Aluminum toxicity of synthetic aluminum-humus complexes derived from non-allophanic and allophanic Andosols and its amelioration with allophanic materials

Kiyoshi Ito, Tadashi Takahashi, Masami Nanzyo

Research output: Contribution to journalArticlepeer-review

6 Citations (Scopus)

Abstract

Natural non-allophanic Andosols often show aluminum (Al) toxicity to Al-sensitive plant roots. The significance of Al-humus complexes to Al toxicity has been emphasized. Allophanic Andosols also possess Al-humus complexes, but they rarely show any toxicity. In the present study, using model substances, we tested the toxicity of Al-humus complexes and its amelioration with allophanic materials. We extracted humic substances from the A horizons of a non-allophanic Andosol and an allophanic Andosol using a NaOH solution, and reacted the humic substances and partially neutralized AlCl3 solution at pH 4. Allophanic material was purified from commercial Kanuma pumice. Plant growth tests were conducted using a medium containing the Al-humus complexes (50 g kg-1), the allophanic material (0, 90, 180 and 360 g kg-1) and perlite. The root growth of barley (Hordeum vulgare L.) and burdock (Arctium lappa) was reduced in the media containing the Al-humus complexes derived from both the non-allophanic and allophanic Andosols when the allophanic material was not added. With the addition of the allophanic materials, particularly in the 360 g kg-1 treatment, the growth of the barley roots was improved markedly. Although the root growth of the burdock tended to improve with allophanic materials, the effect was weaker than that for barley. Monomeric Al in a solution of the medium was not detected (< 0.05 mg L -1) following the addition of 360 g kg-1 of allophanic materials, whereas 0.8-1.7 mg L-1 Al was recorded without the allophanic material.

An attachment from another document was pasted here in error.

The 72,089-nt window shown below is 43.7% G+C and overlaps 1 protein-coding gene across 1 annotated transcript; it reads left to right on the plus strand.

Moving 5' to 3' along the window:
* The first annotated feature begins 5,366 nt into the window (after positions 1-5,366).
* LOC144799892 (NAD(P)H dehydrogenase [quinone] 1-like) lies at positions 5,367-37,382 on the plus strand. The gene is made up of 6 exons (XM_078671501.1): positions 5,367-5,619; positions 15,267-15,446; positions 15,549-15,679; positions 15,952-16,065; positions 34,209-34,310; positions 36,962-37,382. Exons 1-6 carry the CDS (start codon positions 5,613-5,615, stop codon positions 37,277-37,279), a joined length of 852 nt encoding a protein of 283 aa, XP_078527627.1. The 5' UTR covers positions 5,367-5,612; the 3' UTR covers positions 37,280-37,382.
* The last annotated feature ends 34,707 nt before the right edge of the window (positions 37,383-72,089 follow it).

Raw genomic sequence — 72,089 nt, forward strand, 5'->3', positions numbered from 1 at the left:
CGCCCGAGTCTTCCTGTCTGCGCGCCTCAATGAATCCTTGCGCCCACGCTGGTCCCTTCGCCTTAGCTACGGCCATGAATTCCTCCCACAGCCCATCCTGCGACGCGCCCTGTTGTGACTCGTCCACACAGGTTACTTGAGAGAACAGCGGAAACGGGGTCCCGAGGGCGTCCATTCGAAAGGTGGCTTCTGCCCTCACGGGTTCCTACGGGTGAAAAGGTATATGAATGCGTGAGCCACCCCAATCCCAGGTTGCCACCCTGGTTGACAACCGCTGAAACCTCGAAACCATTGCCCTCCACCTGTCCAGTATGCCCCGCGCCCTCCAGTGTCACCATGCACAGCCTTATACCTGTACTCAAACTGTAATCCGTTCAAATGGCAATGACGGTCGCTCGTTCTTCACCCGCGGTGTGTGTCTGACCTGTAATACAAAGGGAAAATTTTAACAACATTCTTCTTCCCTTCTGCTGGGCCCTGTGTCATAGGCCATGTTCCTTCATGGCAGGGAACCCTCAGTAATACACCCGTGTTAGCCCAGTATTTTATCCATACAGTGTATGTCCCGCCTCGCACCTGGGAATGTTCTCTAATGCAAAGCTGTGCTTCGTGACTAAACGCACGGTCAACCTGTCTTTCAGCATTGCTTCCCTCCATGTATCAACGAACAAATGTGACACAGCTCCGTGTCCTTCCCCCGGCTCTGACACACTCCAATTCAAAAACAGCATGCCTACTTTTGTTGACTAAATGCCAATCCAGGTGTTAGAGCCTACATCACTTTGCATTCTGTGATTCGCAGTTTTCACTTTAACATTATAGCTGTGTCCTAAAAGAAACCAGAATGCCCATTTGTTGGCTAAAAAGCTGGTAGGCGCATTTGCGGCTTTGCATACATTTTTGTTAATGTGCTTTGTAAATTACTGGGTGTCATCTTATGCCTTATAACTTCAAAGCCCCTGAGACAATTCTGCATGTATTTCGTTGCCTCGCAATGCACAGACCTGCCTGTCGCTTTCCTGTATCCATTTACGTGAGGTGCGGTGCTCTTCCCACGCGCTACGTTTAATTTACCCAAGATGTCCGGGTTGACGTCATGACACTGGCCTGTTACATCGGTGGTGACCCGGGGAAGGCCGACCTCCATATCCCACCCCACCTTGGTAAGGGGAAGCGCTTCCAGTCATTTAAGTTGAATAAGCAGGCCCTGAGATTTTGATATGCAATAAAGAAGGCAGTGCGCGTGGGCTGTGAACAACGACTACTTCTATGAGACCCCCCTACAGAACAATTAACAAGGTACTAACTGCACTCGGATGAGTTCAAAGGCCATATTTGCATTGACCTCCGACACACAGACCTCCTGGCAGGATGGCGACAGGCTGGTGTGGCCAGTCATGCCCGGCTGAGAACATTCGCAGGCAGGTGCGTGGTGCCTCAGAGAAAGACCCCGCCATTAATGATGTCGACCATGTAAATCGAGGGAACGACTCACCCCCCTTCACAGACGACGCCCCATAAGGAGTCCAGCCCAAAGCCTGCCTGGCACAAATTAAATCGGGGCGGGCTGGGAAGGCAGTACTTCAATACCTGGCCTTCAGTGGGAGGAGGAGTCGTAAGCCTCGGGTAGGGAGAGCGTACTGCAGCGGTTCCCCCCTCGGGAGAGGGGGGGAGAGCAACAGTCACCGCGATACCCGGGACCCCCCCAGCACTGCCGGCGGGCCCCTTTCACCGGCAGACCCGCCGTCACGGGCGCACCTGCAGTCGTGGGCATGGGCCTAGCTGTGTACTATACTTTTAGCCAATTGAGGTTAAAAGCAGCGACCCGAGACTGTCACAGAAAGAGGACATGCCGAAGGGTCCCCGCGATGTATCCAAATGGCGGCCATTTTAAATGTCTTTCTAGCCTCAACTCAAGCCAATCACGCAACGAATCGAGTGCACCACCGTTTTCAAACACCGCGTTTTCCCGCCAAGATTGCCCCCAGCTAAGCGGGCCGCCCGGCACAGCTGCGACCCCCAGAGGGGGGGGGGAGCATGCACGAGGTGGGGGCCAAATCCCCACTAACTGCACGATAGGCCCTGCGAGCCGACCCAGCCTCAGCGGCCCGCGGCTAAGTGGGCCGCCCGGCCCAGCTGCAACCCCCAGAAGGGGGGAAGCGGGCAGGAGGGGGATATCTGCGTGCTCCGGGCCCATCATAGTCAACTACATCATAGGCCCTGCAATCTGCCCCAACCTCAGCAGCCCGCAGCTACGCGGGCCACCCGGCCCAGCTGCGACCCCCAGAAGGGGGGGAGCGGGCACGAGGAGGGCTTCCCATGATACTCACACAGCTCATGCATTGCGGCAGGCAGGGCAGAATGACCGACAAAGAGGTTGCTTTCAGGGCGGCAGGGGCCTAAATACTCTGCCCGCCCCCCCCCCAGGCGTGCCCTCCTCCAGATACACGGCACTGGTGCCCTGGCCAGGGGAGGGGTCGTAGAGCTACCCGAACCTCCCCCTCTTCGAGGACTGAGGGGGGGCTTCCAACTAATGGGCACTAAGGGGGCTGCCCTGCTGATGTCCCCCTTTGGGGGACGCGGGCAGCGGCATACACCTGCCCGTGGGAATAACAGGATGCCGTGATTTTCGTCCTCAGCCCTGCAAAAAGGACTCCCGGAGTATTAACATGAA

Original languageEnglish
Pages (from-to)35-41
Number of pages7
JournalSoil Science and Plant Nutrition
Volume55
Issue number1
DOIs
Publication statusPublished - 2009 Feb

Keywords

  • Allophanic materials
  • Aluminum toxicity
  • Aluminum-humus complexes
  • Andosols

ASJC Scopus subject areas

  • Soil Science
  • Plant Science

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